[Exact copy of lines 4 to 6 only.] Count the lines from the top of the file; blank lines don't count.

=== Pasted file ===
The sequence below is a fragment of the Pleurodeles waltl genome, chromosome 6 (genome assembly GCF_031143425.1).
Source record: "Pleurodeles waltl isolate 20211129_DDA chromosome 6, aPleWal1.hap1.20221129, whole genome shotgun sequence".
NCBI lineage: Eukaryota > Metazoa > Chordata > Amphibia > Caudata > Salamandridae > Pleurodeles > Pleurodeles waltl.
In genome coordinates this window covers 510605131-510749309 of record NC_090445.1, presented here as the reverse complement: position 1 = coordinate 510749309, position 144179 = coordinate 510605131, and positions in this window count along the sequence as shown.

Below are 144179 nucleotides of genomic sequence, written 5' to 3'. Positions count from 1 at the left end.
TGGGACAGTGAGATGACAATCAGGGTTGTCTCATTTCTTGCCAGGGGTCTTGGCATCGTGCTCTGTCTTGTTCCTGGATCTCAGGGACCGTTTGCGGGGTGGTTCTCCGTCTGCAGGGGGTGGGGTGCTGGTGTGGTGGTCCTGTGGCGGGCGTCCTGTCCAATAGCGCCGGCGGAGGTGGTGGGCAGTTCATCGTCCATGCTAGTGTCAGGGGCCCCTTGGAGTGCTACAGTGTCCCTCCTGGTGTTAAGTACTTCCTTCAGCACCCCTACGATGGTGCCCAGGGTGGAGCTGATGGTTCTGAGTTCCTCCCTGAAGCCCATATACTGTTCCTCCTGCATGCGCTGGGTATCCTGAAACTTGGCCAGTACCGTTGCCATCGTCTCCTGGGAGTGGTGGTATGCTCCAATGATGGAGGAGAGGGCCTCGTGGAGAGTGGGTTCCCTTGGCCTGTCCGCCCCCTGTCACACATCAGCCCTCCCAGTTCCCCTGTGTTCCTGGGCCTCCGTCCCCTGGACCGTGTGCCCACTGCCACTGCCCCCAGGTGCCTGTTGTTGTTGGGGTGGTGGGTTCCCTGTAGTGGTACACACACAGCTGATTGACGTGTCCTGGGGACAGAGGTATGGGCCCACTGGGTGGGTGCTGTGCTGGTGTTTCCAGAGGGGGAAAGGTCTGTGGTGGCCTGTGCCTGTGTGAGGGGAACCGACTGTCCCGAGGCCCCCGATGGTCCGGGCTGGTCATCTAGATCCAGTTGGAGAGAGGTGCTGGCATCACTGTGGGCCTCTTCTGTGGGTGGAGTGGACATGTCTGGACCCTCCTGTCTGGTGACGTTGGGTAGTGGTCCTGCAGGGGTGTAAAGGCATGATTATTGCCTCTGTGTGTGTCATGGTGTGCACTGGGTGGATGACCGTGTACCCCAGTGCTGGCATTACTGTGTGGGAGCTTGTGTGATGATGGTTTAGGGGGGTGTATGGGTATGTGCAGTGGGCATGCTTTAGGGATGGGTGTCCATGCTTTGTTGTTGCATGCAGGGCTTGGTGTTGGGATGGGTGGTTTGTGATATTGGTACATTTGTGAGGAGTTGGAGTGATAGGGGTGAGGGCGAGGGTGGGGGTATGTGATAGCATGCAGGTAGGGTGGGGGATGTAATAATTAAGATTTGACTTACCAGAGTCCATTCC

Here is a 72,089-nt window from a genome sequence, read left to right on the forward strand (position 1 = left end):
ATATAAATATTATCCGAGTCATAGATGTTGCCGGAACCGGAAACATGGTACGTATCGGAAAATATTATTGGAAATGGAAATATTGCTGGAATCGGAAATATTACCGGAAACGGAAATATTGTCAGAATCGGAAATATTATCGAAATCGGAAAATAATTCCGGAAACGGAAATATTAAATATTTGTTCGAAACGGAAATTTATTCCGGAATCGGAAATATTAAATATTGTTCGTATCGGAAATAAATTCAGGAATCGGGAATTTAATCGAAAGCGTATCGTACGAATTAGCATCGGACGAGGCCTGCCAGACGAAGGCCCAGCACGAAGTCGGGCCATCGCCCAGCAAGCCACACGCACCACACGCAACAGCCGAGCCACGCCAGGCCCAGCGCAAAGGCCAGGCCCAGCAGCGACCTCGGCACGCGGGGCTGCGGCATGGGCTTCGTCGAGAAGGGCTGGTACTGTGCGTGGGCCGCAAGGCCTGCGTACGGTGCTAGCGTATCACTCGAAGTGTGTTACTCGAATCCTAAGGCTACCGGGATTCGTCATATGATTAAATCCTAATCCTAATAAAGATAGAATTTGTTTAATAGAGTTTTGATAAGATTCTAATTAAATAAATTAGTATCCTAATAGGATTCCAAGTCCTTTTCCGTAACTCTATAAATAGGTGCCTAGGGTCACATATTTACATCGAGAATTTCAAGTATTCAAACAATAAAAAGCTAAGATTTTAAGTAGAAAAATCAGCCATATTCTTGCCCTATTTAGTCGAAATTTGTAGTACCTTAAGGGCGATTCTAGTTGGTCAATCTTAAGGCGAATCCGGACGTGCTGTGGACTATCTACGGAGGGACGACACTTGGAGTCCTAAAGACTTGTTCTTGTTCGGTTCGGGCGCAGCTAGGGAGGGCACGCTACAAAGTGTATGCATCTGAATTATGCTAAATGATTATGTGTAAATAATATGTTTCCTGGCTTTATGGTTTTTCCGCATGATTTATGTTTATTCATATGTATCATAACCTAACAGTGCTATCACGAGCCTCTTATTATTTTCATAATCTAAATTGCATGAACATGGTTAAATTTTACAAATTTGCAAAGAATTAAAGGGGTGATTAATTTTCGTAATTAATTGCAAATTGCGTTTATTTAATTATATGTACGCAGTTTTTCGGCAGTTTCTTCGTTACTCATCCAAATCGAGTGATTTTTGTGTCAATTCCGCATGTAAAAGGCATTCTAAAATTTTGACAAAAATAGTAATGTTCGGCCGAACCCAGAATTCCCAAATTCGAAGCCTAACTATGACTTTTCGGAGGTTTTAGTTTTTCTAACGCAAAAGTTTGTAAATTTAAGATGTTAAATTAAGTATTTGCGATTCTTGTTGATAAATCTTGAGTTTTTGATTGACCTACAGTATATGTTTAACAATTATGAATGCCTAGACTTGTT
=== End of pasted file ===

In genome coordinates this window covers 510605131-510749309 of record NC_090445.1, presented here as the reverse complement: position 1 = coordinate 510749309, position 144179 = coordinate 510605131, and positions in this window count along the sequence as shown.

Below are 144179 nucleotides of genomic sequence, written 5' to 3'. Positions count from 1 at the left end.
TGGGACAGTGAGATGACAATCAGGGTTGTCTCATTTCTTGCCAGGGGTCTTGGCATCGTGCTCTGTCTTGTTCCTGGATCTCAGGGACCGTTTGCGGGGTGGTTCTCCGTCTGCAGGGGGTGGGGTGCTGGTGTGGTGGTCCTGTGGCGGGCGTCCTGTCCAATAGCGCCGGCGGAGGTGGTGGGCAGTTCATCGTCCATGCTAGTGTCAGGGGCCCCTTGGAGTGCTACAGTGTCCCTCCTGGTGTTAAGTACTTCCTTCAGCACCCCTACGATGGTGCCCAGGGTGGAGCTGATGGTTCTGAGTTCCTCCCTGAAGCCCATATACTGTTCCTCCTGCATGCGCTGGGTATCCTGAAACTTGGCCAGTACCGTTGCCATCGTCTCCTGGGAGTGGTGGTATGCTCCAATGATGGAGGAGAGGGCCTCGTGGAGAGTGGGTTCCCTTGGCCTGTCCGCCCCCTGTCACACATCAGCCCTCCCAGTTCCCCTGTGTTCCTGGGCCTCCGTCCCCTGGACCGTGTGCCCACTGCCACTGCCCCCAGGTGCCTGTTGTTGTTGGGGTGGTGGGTTCCCTGTAGTGGTACACACACAGCTGATTGACGTGTCCTGGGGACAGAGGTATGGGCCCACTGGGTGGGTGCTGTGCTGGTGTTTCCAGAGGGGGAAAGGTCTGTGGTGGCCTGTGCCTGTGTGAGGGGAACCGACTGTCCCGAGGCCCCCGATGGTCCGGGCTGGTCATCTAGATCCAGTTGGAGAGAGGTGCTGGCATCACTGTGGGCCTCTTCTGTGGGTGGAGTGGACATGTCTGGACCCTCCTGTCTGGTGACGTTGGGTAGTGGTCCTGCAGGGGTGTAAAGGCATGATTATTGCCTCTGTGTGTGTCATGGTGTGCACTGGGTGGATGACCGTGTACCCCAGTGCTGGCATTACTGTGTGGGAGCTTGTGTGATGATGGTTTAGGGGGGTGTATGGGTATGTGCAGTGGGCATGCTTTAGGGATGGGTGTCCATGCTTTGTTGTTGCATGCAGGGCTTGGTGTTGGGATGGGTGGTTTGTGATATTGGTACATTTGTGAGGAGTTGGAGTGATAGGGGTGAGGGCGAGGGTGGGGGTATGTGATAGCATGCAGGTAGGGTGGGGGATGTAATAATTAAGATTTGACTTACCAGAGTCCATTCC